March 27, 2018 by Jason Contant
Newfoundland and Labrador’s decision to remove 5% of the retail sales tax paid on auto insurance premiums over the next four years will help return stability to the market, the Insurance Bureau of Canada (IBC) said Tuesday.
Tom O’Handley, manager of government relations in the Atlantic region for IBC, said in a press release that the move is a “significant step in the right direction” to return stability to the auto insurance market in the province. “Auto premiums in Newfoundland and Labrador are already the highest in the Atlantic region,” he said.
“We need to fix the current system,” O’Handley said, noting that it now costs drivers in the province more than their counterparts pay elsewhere in Atlantic Canada. “In fact, on average, premiums are 40% higher here,” he reported.
“Drivers in the province are unhappy with their high premiums, their limited choice, and the increasing presence of uninsured drivers on the road. This change will make auto insurance more affordable for consumers and that is a very positive move.”
Provinces across Canada charge provincial tax on select forms of insurance premiums, usually in the range of between 5% and 9%. The rate in B.C. is 7%, while in Ontario it is 8% and in Quebec it’s 9%.
It seems unlikely that Newfoundland and Labrador’s decision is part of a larger trend, but last month, the government of Saskatchewan announced that there would no longer be a provincial sales tax on agriculture, life and health insurance premiums. The Canadian Press reported that the exemption covers premiums for crop, livestock and hail, as well as individual and group life and health insurance. It is retroactive to Aug. 1, 2017, the same day the province started adding the 6% PST to insurance premiums. The change is expected to cost the province $65 million in revenue forecast for this fiscal year and $120 million for the following year.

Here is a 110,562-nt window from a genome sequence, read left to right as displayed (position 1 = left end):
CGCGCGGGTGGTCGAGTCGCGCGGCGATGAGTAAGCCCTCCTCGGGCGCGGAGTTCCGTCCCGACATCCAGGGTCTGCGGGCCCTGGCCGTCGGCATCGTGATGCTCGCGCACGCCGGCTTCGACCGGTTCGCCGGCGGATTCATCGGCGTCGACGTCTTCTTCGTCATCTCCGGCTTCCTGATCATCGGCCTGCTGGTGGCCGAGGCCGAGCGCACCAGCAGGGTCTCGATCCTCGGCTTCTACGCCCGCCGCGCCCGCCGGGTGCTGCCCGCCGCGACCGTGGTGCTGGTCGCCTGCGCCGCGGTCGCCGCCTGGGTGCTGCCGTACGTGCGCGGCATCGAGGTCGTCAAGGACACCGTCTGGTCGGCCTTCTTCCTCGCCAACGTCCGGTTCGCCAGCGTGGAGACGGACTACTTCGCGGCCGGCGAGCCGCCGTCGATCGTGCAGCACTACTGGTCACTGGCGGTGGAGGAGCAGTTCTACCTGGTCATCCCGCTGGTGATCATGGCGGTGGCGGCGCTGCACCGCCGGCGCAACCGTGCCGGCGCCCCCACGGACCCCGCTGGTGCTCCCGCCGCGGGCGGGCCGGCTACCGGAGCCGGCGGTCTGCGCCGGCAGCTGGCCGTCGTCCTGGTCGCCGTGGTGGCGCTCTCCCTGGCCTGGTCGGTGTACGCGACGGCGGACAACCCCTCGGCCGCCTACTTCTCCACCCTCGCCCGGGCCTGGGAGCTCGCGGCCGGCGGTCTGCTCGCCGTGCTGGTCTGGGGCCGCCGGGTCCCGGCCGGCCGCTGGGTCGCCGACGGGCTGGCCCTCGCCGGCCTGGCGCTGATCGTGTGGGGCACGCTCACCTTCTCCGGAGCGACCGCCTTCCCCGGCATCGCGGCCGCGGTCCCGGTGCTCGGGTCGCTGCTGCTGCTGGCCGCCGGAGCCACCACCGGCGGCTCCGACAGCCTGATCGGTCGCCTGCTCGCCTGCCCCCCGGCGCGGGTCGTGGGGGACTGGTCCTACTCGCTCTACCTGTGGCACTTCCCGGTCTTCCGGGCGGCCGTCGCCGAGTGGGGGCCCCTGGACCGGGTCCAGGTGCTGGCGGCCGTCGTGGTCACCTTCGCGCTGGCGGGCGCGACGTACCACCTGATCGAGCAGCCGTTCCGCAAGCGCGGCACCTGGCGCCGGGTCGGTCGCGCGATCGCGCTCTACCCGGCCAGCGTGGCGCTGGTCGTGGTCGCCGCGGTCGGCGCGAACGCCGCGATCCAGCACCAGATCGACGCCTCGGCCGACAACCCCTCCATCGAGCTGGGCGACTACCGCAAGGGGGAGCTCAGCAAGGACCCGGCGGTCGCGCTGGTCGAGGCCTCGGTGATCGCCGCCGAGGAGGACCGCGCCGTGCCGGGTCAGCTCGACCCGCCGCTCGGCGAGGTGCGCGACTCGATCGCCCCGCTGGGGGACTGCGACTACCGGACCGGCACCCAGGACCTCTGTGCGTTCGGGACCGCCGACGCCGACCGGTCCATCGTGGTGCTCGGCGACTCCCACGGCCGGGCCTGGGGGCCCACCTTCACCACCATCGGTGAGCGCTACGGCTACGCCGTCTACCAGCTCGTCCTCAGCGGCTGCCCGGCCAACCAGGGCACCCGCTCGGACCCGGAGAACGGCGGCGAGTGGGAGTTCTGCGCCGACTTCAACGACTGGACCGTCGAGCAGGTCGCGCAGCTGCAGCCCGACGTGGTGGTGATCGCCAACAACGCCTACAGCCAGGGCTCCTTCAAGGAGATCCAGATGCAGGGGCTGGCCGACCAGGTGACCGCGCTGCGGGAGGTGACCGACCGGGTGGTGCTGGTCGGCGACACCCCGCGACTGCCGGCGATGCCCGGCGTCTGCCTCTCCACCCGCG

In addition to the removal of Newfoundland’s retail tax on insurance premiums, IBC said it also strongly supports the provincial government’s upcoming auto insurance review.
The review will “hopefully result in more substantial, fair and sustaining reforms to bring even more relief to Newfoundland and Labrador drivers,” the association for auto home and business insurers said in a statement. “IBC is hopeful that in the upcoming provincial review, the government will consider how to encourage more insurers to compete in the marketplace and offer more choice and lower prices to Newfoundlanders and Labradorians.”